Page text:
August 29, 2020:


That's me, firmly declining what feels like the millionth high-pressure invitation. I'm not worried about being polite, and as she trails after me I continue walking, at high speed, doing my best to leave her behind.

She's the teacher who runs the gifted program at George W. Marston Junior High between at least 1969 and 1972, the years I was there. Because she had almost no impact on me I don't recall her name. She was young ish, younger than most of the teachers, with an unusually affected demeanor for that milieu in that time, projected primarily through berets and small black cigars she chewed as much as smoked. I seem to also recall black velveteen boots with high spiked heels, like a low-rent dominatrix; but that could be imagination half a century after the fact. It would make sense, though.

She pursued me tirelessly all three years. The word "pursued" is here intended literally. She followed me between classes, tracked me down on the lunch court, watched me running around the P.E. field. My refusal seemed to have brought out something stubborn in her, where perhaps I was the one black star on her accomplishment board slathered otherwise with all gold. Maybe she actually thought contact with her and her socially-and-physically-ill-adept-crew-of-pubescent-brainiacs would do me good. Not like that grammar school lot. Thanks but no thanks, I'll stick with drugs.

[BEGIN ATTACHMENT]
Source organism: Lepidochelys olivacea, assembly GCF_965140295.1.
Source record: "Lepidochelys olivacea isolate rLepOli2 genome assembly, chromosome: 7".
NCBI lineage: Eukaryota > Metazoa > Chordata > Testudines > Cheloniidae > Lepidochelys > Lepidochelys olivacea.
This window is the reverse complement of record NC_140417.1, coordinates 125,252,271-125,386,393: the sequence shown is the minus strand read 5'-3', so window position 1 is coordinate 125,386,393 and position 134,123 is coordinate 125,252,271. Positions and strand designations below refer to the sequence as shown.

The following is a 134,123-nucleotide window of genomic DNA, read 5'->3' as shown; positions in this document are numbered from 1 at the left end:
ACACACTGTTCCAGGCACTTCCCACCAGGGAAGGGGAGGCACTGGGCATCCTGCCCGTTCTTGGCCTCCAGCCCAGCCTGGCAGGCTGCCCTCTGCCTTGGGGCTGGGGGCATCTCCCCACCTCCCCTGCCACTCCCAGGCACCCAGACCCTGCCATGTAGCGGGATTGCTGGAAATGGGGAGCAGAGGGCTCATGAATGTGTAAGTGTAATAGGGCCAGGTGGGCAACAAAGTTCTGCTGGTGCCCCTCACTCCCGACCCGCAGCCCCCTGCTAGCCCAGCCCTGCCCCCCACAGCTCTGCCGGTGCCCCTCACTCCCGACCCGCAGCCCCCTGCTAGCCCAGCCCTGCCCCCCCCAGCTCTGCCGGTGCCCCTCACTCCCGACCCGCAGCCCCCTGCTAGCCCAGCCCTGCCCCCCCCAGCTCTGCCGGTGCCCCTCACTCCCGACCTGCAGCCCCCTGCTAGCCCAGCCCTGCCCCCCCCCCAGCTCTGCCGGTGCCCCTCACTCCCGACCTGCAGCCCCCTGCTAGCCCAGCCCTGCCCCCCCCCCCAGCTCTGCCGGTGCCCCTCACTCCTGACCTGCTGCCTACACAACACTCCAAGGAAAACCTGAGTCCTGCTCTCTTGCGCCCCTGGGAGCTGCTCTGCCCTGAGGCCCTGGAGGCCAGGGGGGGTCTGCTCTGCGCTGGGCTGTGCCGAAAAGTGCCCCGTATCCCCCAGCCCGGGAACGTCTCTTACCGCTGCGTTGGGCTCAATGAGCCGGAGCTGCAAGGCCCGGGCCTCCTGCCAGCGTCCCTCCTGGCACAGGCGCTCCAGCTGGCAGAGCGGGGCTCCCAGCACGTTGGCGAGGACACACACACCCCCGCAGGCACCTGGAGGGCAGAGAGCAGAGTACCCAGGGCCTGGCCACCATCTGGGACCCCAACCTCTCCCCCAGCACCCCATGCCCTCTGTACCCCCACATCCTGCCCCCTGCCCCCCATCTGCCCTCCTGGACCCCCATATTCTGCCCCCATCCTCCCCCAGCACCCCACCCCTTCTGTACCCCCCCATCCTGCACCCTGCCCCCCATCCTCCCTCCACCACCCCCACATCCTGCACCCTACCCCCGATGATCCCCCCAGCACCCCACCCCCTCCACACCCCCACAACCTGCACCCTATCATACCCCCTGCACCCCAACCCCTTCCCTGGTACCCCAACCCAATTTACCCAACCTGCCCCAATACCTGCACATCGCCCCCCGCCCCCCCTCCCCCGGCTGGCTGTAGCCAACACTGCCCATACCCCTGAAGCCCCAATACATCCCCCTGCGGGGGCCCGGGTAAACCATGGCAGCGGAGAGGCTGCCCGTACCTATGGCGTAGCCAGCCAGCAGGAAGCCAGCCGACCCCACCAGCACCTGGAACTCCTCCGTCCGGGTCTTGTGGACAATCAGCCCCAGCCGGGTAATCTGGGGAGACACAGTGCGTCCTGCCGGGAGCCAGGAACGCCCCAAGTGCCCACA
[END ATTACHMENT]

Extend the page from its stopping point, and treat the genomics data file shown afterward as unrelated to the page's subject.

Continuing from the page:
And my friends from my neighborhood, and our basketball games and bowling in summers and bicycle-based exploration of the city. Regular kids who are allowed to play together after school without first finishing our fucking homework. With whom, perhaps ironically or narcissistically, I feel superior to her captives in the program. Vastly superior. In all practical ways infinitely so.